I wake, roll over, and check the YB tracker to see what’s happening with the 2022 Golden Globe Race (GGR) fleet. This group of intrepid sailors departed from Les Sables-d’Olonne, France on September 4.
I repeat this ritual every four hours until I fall asleep. This will be my routine until June 2023, when the competitors are slated to complete this 30,000 nautical mile race. It’s true. I might be a little obsessed. Let me explain…
What is the Golden Globe Race?
In 1968, the British Sunday Times sponsored the Sunday Times Golden Globe, the first singlehanded round-the-world yacht race. Nine sailors started the race. Only one sailor, Robin Knox-Johnson, finished. However, there was one other guy, Bernard Moitessier, who was on track to finish and win. More about him in a moment.
2018 marked the 50th anniversary and the GGR was resurrected. An open invitation to all sailors went out. Anyone could enter, and if they met the requirements of the race–both in terms of the boat and proving one’s own skills and abilities–they could start.
Here’s the rub. Entrants were limited to sailing similar yachts loaded with only equipment (and technology) available to sailors in 1968. That means no GPS, no Starlink, no chartplotter, no wind instruments, no electrical auto pilot, no water maker. And the list goes on…
The 2018 race was a hit! So, now the plan is to run the race every four years.
Why the fascination?
The 1968 race seeded the founding of the modern day, highly professional and technical Vendée Globe round-the-world race. And while I find the modern race exciting and enjoy following, I feel a bit disconnected. The boats those sailors are racing are like Formula 1 race cars. They are so beyond anything I would ever find myself sailing.
But sailboats from 1968? I get those boats. And, while I have no desire (I repeat… NO desire) to sail solo, non-stop around the world for months, the reality is that if I DID want to do so, even I could join this race.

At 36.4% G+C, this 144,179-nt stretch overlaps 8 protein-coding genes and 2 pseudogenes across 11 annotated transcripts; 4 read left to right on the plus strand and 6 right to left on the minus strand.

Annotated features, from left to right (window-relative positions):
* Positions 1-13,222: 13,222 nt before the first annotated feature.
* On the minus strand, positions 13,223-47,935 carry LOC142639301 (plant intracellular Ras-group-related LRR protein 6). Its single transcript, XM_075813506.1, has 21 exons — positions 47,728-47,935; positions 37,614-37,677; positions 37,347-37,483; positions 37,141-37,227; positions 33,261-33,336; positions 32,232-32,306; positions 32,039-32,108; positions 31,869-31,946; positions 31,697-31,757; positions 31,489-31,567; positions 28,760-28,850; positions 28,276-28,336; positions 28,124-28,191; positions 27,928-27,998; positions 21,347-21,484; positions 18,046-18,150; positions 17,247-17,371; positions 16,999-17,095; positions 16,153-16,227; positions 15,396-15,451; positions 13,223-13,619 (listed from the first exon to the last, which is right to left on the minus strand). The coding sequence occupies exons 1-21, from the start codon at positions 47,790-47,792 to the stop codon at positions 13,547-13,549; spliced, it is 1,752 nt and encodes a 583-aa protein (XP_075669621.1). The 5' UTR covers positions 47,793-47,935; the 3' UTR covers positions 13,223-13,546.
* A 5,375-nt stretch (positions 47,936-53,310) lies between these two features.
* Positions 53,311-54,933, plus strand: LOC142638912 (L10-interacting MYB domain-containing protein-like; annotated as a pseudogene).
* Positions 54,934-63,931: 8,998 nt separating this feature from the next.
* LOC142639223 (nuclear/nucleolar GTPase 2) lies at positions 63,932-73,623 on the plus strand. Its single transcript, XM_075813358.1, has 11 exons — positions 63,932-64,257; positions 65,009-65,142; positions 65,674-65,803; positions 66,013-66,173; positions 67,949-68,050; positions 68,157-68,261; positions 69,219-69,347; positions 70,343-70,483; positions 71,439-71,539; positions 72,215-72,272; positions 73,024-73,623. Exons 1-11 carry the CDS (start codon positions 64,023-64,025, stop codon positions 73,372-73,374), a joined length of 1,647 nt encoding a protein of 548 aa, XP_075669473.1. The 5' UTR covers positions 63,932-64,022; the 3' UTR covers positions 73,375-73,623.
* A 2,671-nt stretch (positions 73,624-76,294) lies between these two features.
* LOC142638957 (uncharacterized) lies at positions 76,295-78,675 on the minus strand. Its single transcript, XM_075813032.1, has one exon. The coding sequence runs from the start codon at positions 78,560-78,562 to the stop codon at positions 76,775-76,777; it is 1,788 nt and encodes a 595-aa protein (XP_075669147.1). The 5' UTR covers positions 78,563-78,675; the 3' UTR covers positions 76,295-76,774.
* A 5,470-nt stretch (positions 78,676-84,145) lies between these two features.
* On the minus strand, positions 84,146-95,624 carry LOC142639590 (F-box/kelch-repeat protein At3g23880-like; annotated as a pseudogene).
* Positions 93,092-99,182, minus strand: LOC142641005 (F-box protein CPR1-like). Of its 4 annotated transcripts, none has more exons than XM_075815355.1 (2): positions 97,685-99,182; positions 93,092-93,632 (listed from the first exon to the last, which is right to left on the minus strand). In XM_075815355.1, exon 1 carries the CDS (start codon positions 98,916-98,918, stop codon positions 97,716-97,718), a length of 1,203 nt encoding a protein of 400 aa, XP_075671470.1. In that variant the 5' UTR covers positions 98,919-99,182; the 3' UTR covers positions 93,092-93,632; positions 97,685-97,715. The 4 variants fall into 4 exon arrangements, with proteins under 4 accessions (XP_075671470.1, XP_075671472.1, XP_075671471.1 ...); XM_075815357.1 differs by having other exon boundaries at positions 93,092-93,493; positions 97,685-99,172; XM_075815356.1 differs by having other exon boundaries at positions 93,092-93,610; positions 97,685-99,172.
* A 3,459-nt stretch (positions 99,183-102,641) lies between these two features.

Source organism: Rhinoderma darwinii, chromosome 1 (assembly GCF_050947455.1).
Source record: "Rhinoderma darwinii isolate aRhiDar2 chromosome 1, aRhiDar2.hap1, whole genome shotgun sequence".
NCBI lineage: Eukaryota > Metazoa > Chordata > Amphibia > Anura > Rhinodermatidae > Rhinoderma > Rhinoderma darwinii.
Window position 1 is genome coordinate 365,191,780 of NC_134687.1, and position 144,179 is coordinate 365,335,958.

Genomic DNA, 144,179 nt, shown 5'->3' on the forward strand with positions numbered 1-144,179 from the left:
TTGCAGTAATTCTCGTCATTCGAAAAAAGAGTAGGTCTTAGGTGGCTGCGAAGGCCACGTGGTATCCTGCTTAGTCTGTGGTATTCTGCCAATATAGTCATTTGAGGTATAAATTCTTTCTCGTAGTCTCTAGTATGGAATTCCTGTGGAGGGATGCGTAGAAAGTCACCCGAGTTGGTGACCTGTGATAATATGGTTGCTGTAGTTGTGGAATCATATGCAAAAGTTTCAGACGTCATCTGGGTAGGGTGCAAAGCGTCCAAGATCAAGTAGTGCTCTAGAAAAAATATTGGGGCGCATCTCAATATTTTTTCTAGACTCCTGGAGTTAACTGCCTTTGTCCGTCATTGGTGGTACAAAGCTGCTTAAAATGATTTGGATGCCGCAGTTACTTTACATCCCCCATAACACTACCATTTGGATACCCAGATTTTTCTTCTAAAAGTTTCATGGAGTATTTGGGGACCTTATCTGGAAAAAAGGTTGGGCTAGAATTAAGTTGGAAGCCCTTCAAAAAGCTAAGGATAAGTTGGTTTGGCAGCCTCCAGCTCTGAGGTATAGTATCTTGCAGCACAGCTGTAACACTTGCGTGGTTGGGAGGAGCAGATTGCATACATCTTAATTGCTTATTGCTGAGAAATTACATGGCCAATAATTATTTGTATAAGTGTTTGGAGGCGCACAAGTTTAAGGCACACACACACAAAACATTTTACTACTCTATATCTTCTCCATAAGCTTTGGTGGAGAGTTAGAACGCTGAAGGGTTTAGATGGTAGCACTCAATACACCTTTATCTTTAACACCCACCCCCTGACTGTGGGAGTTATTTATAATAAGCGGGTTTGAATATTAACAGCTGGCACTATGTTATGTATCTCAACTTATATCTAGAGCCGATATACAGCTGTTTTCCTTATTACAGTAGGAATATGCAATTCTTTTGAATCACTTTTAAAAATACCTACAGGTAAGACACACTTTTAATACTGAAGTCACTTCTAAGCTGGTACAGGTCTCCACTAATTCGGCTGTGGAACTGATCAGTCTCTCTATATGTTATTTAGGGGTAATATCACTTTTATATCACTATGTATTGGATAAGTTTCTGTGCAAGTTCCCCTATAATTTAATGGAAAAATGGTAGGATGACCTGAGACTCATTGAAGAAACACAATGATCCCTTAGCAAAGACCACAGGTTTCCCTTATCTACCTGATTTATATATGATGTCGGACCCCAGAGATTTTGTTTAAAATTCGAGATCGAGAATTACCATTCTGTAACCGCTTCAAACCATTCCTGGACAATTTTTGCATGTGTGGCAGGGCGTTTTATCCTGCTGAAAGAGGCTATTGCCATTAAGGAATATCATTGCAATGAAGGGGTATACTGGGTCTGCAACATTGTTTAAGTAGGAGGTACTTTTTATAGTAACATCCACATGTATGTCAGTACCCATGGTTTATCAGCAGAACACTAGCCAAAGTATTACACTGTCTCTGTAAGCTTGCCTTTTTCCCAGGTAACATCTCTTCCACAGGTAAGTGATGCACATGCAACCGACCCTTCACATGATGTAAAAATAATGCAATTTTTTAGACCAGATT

I have huge admiration for these sixteen skippers (Update: now down to fifteen as one person dropped out after a few days due to personal reasons).
The bravery and gumption it takes to even raise one’s hand to take on such a challenge is remarkable. Then, to do all the things one has to do and make all the sacrifices required adds an entirely new level of tenacity. And that’s all just to GET to the starting line.
Then, they have to actually leave the dock. Alone. And then keep going. Mile… after mile… after mile while Neptune and Mother Nature do whatever the heck they are going to do. It’s the epitome of bravery and faith.
So, how can you follow along?
Join my obsession!
If you have PredictWind, you can track the race with the PredictWind weather overlay. This is a cool view because you see the current and differing weather that each skipper/boat is experiencing. Ironically, looking at this view is far more advanced than what the competitors can actually see for themselves as PredictWind and fancy GRIB files didn’t exist in 1968. These skippers are relying on weather faxes (which is fairly unstable tech), and communicating with passing ships via VHF. They can also talk with one another via VHF radio and share information (if they are so inclined, which they seem to be).
The skippers also have a weekly satellite phone check-in call with GGR race organizers which are recorded and posted on the website under Live > Day by Day. It’s fascinating to hear these conversations. I was listening this morning to Simon Curwen’s call. He has no idea that he is in the lead or how he’s doing compared to anyone else. He’s just out there doing his thing and wondering, wondering, wondering.
Finally, you can follow the social media of any skippers who have a social media presence. Their teams are posting information on their behalves.
But wait, who is that WAY out in front?
If you look at the image above, you’ll see the track of Bernard Moitessier. Monsieur Moitessier had the fastest circumnavigation toward the end of the 1968 race and was the likely winner. However, he chose not to finish the race and, instead, kept going on a second lap. He rejected the idea of the commercialization of long distance sailing. I wonder if he’s rolling in his grave with the advent of social media + the race! Anyway, you can see how the 2022 fleet tracks against his race. Right now, they are behind.
As an added element of my current obsession, I am reading The Long Way, Moitessier’s account of the 1968 race. I can’t help but imagine the similarities between what the current competitors are thinking and feeling with what Moitessier went through all those years ago.
I love what he says about his boat, Joshua, “People who do not know that a sailboat is a living creature will never understand anything about boats and the sea.” I concur. As I am getting to know Felicità, I find her demanding, protective, stoic, and patient. I’m falling in love with her more and more every day.